History and culture: If you more oriented towards this kind of trip, then the capital of Malta is the place for you. Valletta has a lot of museums and attractions and it’s the main transport hub. However there are no sandy beaches and the nightlife resumes to a few bars and restaurants.
Beach life: Mellieħa is THE place to be if you want to have some fun in the sun. Mellieħa Bay is Malta’s largest sandy beach. Keep in mind that accommodation in this area is limited, so book in advance.
Night life: Party on your mind? Get busy in St. Julian’s and Paceville. This is the more modern part of Malta, and it’s where you’ll find all the trendy nightlife spots. There is one artificial sandy beach at St. George’s bay, but it can be a pretty crowded place during the high season.
Budget/affordable: The Buġibba, Qawra and St. Paul’s Bay have good options. There is an artificial sandy beach and a few rocky areas to have a quick dip. Being a more affordable area, it tends to get really busy during the high season. But it has a good public transport connection so you can just hop on a bus and try another less crowded place.
What to eat in Malta?
Don’t expect a Michelin star food guide from me, because you can only eat so much in a 4 day trip. What I can say is that you will find the Maltese cuisine to be a lot similar to the Italian one.
Best place to try some fresh seafood, fished that morning, is the little village of Marsaxlokk. You can enjoy the amazing harbor with the colorful Luzu boats following your every move and have a fresh lunch on the water front.
One of the most popular dishes in Malta, after fresh fish of course, is rabbit. I had rabbit before, so I kind of knew what to expect, but even so I was surprised. The rabbit strew is definitely one of the things you should try when you get to Malta. And the place I would recommend is Ta’ Kris restaurant. This little traditional Maltese bistro is located in Sliema and along with the cozy vibe and friendly staff comes an amazing array of delicious food.
I couldn’t end the “what to eat” part of the guide without recommending you a desert. Imqaret is a traditional Maltese deep fired pastry with dates filling, served with a side of chocolate or vanilla ice cream. Just thinking about it makes my mouth water (and on vacation no one counts calories).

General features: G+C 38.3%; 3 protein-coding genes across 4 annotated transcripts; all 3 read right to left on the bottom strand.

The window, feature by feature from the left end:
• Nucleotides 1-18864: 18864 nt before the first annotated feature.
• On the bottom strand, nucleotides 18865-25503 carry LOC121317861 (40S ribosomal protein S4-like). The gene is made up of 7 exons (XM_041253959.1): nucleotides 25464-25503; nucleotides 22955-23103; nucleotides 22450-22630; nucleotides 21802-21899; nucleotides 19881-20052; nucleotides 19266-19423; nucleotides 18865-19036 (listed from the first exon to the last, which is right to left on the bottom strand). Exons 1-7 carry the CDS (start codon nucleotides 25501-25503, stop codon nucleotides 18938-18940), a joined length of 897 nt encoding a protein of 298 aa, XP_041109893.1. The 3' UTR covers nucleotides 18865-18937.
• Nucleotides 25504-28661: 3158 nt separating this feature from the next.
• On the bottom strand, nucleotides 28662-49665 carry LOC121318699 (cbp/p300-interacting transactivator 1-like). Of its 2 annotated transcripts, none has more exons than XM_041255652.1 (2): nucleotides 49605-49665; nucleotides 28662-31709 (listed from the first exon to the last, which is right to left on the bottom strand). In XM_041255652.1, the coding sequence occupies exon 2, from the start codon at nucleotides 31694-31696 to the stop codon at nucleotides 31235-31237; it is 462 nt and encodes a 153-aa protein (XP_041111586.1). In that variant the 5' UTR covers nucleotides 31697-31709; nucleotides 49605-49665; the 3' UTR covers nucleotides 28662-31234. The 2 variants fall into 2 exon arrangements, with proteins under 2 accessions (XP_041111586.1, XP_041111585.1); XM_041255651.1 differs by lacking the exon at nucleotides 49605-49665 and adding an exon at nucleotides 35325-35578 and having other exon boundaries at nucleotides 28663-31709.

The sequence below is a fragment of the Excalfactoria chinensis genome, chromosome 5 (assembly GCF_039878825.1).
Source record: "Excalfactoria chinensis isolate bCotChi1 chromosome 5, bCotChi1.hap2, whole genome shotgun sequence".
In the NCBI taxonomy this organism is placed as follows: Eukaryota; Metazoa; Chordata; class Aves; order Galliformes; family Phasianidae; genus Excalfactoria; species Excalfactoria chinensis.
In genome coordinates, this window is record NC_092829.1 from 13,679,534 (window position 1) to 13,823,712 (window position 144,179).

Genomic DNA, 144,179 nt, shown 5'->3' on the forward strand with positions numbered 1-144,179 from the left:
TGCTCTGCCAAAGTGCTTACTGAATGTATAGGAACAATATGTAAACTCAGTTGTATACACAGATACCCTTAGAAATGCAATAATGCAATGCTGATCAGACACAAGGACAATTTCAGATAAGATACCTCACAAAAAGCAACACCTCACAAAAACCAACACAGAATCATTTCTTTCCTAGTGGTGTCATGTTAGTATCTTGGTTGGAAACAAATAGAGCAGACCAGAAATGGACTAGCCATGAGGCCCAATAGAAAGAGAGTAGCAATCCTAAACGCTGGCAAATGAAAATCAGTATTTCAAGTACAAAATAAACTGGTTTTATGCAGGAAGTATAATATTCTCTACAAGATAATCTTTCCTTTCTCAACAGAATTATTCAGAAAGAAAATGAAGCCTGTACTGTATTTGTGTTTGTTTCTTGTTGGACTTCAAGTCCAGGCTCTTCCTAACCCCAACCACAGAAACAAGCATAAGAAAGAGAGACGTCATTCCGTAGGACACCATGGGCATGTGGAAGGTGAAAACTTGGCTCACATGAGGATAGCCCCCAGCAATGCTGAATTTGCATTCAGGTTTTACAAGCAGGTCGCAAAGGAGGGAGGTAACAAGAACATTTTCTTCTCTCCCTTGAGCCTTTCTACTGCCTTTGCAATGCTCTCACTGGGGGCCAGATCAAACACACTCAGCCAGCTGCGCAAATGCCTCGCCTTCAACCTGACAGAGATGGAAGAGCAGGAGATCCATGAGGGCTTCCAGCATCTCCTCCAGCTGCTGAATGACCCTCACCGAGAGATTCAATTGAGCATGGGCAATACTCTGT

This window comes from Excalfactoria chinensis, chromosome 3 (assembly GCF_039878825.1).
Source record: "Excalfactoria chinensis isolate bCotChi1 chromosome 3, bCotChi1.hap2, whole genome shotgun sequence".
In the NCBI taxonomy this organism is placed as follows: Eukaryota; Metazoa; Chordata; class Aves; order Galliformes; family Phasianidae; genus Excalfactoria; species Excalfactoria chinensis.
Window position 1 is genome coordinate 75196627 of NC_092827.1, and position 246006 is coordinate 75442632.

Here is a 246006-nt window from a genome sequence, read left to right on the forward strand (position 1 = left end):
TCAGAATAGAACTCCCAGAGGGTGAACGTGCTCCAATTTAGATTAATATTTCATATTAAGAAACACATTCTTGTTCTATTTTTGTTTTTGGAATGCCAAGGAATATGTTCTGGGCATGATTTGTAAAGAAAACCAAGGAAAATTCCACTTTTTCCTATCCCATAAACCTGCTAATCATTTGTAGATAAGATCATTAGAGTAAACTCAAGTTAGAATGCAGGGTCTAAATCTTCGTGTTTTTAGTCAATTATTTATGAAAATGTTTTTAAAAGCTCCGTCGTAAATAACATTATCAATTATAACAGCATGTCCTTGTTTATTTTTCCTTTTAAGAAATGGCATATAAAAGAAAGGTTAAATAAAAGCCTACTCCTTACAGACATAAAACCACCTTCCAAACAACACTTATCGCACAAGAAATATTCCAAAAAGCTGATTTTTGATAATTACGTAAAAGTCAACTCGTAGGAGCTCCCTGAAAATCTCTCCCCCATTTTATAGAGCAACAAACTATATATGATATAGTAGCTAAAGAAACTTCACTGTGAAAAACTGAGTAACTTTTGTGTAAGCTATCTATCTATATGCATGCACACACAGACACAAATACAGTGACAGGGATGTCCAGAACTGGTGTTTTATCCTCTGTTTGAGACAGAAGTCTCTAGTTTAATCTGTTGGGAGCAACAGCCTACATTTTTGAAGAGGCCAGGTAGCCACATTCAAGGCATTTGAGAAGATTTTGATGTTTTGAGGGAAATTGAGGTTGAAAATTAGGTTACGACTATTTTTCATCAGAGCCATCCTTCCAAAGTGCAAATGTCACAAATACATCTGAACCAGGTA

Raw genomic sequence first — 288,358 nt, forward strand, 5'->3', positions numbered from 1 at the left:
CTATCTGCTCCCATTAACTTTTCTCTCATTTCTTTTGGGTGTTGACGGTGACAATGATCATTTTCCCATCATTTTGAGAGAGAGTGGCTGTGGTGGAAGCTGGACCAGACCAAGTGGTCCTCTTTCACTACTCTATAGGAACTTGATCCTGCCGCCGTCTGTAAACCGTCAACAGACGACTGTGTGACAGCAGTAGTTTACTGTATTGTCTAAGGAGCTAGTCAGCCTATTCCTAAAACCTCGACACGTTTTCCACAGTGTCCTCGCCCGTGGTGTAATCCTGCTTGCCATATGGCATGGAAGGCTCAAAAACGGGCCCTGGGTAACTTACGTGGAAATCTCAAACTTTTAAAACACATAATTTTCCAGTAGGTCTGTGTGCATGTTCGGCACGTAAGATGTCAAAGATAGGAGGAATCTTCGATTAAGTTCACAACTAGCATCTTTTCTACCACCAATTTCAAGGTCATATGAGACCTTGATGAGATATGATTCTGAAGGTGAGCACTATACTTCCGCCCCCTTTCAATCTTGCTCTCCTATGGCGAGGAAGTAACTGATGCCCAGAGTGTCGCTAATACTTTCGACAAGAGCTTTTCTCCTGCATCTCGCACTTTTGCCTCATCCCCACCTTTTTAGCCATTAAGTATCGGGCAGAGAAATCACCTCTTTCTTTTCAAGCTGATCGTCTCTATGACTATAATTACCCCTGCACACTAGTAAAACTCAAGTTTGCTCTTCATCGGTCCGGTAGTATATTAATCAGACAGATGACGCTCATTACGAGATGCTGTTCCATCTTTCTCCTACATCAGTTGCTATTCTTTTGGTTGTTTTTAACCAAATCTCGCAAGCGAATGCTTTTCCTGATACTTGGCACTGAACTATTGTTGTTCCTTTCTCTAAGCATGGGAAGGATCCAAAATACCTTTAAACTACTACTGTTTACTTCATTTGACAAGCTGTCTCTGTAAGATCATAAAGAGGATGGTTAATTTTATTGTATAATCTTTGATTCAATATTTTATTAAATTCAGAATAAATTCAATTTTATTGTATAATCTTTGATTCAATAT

What to do in Malta?
Explore Valletta: It was included in the UNESCO World Heritage sites in 1980 and even if it’s a small capital, it has a high concentration of historic sites. It’s a city to wander around.
Explore the fishing village of Marsaxlokk: This place wiggled its way into my heart. I just loved it and its surrounding areas. Check out my full post about it for some Jaunting Tips – Colorful Malta: Marsaxlokk fishing village.
Mountain biking: Yes! Rent a bike and join a two wheels tour of Malta.
Exploring the islands: The Blue Lagoon in Comino, the Blue Grotto in Malta, the Fungus Rock and the Salt Pans in Gozo are just a few of the stops you should add to your itinerary.
Check out the beaches: Sandy or rocky, Malta has some amazing places where you can catch the rays of the sun and enjoy a dip in the Mediterranean. My recommendations: St. Peter’s Pool near Marsaxlokk, Mellieħa Bay – largest sandy beach and Golden Bay.
Diving: Colorful marine life, ship and plane wrecks, caves, reefs and even a statue of Jesus make Malta a great place to dive. One recent addition to the Maltese underwater world is the Azure Window, that crushed into the sea last year in March.
Flying over Malta: If Malta is beautiful from the ground level and underwater, wait until you see it from above. Flying in a small Cessna 172 plane over a beautiful landscape is for sure one of the best experiences I’ve ever had.
And last but not least…
Enjoy the sunsets: No need to add any more words… just enjoy the pictures.